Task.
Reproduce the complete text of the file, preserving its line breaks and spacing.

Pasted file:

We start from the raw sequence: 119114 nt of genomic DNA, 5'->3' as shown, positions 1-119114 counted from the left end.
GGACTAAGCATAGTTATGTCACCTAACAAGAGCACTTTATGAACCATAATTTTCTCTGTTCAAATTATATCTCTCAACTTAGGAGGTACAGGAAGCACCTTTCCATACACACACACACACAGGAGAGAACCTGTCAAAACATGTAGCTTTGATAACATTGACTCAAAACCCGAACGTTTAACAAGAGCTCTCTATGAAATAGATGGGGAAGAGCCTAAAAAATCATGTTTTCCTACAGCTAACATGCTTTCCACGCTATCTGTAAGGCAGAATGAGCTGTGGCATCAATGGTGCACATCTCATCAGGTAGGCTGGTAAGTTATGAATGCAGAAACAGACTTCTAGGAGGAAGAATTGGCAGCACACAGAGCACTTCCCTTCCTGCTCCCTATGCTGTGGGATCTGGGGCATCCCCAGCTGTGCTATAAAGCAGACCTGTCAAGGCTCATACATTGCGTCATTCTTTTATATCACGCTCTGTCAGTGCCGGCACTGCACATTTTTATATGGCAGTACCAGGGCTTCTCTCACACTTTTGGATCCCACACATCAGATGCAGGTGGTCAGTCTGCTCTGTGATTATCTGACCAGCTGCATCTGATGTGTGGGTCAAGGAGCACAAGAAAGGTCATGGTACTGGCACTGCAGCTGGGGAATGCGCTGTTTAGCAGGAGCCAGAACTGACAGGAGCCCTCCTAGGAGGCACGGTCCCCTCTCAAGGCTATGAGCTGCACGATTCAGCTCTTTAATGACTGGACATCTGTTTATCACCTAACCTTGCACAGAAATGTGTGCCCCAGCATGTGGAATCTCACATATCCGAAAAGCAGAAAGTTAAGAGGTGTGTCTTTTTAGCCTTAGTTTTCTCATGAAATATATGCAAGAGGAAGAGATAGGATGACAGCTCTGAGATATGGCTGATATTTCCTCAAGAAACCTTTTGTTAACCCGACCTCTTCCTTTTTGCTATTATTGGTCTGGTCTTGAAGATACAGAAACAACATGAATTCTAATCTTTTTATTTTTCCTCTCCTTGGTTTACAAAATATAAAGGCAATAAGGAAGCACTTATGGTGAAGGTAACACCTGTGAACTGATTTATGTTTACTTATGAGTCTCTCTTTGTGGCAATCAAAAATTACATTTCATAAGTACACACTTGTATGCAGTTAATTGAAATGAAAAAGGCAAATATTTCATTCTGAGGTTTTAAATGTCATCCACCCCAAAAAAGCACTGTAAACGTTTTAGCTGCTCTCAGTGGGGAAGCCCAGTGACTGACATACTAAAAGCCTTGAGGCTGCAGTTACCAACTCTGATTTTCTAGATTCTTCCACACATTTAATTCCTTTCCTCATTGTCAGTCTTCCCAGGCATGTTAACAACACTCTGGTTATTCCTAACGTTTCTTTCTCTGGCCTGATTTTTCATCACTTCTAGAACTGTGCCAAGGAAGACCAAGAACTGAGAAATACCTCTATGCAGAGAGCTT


We start from the raw sequence: 119114 nt of genomic DNA, 5'->3' as shown, positions 1-119114 counted from the left end.
GGACTAAGCATAGTTATGTCACCTAACAAGAGCACTTTATGAACCATAATTTTCTCTGTTCAAATTATATCTCTCAACTTAGGAGGTACAGGAAGCACCTTTCCATACACACACACACACAGGAGAGAACCTGTCAAAACATGTAGCTTTGATAACATTGACTCAAAACCCGAACGTTTAACAAGAGCTCTCTATGAAATAGATGGGGAAGAGCCTAAAAAATCATGTTTTCCTACAGCTAACATGCTTTCCACGCTATCTGTAAGGCAGAATGAGCTGTGGCATCAATGGTGCACATCTCATCAGGTAGGCTGGTAAGTTATGAATGCAGAAACAGACTTCTAGGAGGAAGAATTGGCAGCACACAGAGCACTTCCCTTCCTGCTCCCTATGCTGTGGGATCTGGGGCATCCCCAGCTGTGCTATAAAGCAGACCTGTCAAGGCTCATACATTGCGTCATTCTTTTATATCACGCTCTGTCAGTGCCGGCACTGCACATTTTTATATGGCAGTACCAGGGCTTCTCTCACACTTTTGGATCCCACACATCAGATGCAGGTGGTCAGTCTGCTCTGTGATTATCTGACCAGCTGCATCTGATGTGTGGGTCAAGGAGCACAAGAAAGGTCATGGTACTGGCACTGCAGCTGGGGAATGCGCTGTTTAGCAGGAGCCAGAACTGACAGGAGCCCTCCTAGGAGGCACGGTCCCCTCTCAAGGCTATGAGCTGCACGATTCAGCTCTTTAATGACTGGACATCTGTTTATCACCTAACCTTGCACAGAAATGTGTGCCCCAGCATGTGGAATCTCACATATCCGAAAAGCAGAAAGTTAAGAGGTGTGTCTTTTTAGCCTTAGTTTTCTCATGAAATATATGCAAGAGGAAGAGATAGGATGACAGCTCTGAGATATGGCTGATATTTCCTCAAGAAACCTTTTGTTAACCCGACCTCTTCCTTTTTGCTATTATTGGTCTGGTCTTGAAGATACAGAAACAACATGAATTCTAATCTTTTTATTTTTCCTCTCCTTGGTTTACAAAATATAAAGGCAATAAGGAAGCACTTATGGTGAAGGTAACACCTGTGAACTGATTTATGTTTACTTATGAGTCTCTCTTTGTGGCAATCAAAAATTACATTTCATAAGTACACACTTGTATGCAGTTAATTGAAATGAAAAAGGCAAATATTTCATTCTGAGGTTTTAAATGTCATCCACCCCAAAAAAGCACTGTAAACGTTTTAGCTGCTCTCAGTGGGGAAGCCCAGTGACTGACATACTAAAAGCCTTGAGGCTGCAGTTACCAACTCTGATTTTCTAGATTCTTCCACACATTTAATTCCTTTCCTCATTGTCAGTCTTCCCAGGCATGTTAACAACACTCTGGTTATTCCTAACGTTTCTTTCTCTGGCCTGATTTTTCATCACTTCTAGAACTGTGCCAAGGAAGACCAAGAACTGAGAAATACCTCTATGCAGAGAGCTT